• Wastewater from Oil and Gas Operations not Ideal for Suppressing Dust on Roads

    Thirteen US states allow wastewater from oil and gas operations to be applied to roads as a dust suppressant or deicing mechanism. However, a study that was recently published in Environmental Science & Technology suggests that using oil and gas wastewater as a dust suppressant is far from ideal and that there is a need for a safer, non-toxic yet affordable alternative.

    The researchers assessed state regulations pertaining to the use of wastewater for deicing and dust suppression and found that thirteen states permitted its use for this purpose, while four others could allow it to be spread on road surfaces under regulations related to land spreading.


    The oil and gas wastewater used for deicing and dust suppression on roads originates from conventional vertically drilled oil and gas wells as apposed to fracking fluids used in the hydraulic fracturing oil extraction process.

    "Oil and gas wastewaters are known to have high salt, organic and radioactivity concentrations," said lead author, Travis Tasker, a graduate student in environmental engineering at Penn State. "When we found out that this wastewater was being spread on roads, we wanted to evaluate its potential to cause biological toxicity and accumulate in road material or migrate into water resources."

    Oil and gas wastewater is loaded with salt, containing high levels of sodium, magnesium, calcium and strontium, which make it effective at suppressing dust and deicing roads. It also contains other toxic contaminants — such as radium, a known carcinogen — that can be harmful to the environment and/or human health, especially in large concentrations.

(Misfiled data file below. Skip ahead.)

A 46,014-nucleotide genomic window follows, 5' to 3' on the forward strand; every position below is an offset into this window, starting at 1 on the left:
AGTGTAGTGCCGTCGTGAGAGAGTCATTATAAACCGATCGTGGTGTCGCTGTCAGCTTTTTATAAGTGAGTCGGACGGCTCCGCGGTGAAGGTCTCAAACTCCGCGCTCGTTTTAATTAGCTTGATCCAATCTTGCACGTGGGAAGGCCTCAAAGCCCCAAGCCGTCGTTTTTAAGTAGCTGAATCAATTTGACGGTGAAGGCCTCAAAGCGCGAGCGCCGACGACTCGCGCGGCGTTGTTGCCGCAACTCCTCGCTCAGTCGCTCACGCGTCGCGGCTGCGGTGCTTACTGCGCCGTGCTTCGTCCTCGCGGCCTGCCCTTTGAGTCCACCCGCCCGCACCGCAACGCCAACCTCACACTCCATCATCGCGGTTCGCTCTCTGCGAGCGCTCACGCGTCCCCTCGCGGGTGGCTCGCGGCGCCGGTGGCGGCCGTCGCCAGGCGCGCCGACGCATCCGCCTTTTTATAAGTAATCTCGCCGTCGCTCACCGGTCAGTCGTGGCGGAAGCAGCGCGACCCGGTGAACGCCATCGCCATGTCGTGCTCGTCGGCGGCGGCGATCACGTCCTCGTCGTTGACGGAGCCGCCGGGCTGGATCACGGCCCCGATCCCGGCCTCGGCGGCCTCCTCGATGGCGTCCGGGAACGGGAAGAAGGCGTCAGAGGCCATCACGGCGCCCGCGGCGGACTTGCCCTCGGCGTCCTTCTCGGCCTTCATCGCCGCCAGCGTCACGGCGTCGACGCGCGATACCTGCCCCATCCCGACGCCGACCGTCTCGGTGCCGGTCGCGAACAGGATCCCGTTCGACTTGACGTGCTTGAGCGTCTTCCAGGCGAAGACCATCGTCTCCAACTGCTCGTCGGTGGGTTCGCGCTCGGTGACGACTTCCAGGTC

"We would like to do experiments to test how effective the wastewaters are at suppressing dust in comparison to other commercial products," said Nathaniel Warner, assistant professor of environmental engineering, Penn State. "If the salts in the wastewaters are just as effective, then new regulations or additional treatment prior to spreading could help reduce the concentration of other contaminants of concern that exist in wastewaters, but not in commercial products."

    The research team sampled wastewater spread on roads in towns in Pennsylvania and then did laboratory simulations to determine where the pollutants in the wastewater would end up. The lab experiments showed that while rain washed salts off the road surface, some heavy metals such as lead did not wash away but rather remained behind, And in the case of radium, some of it is washed away during rain events, but some remained on the road surface.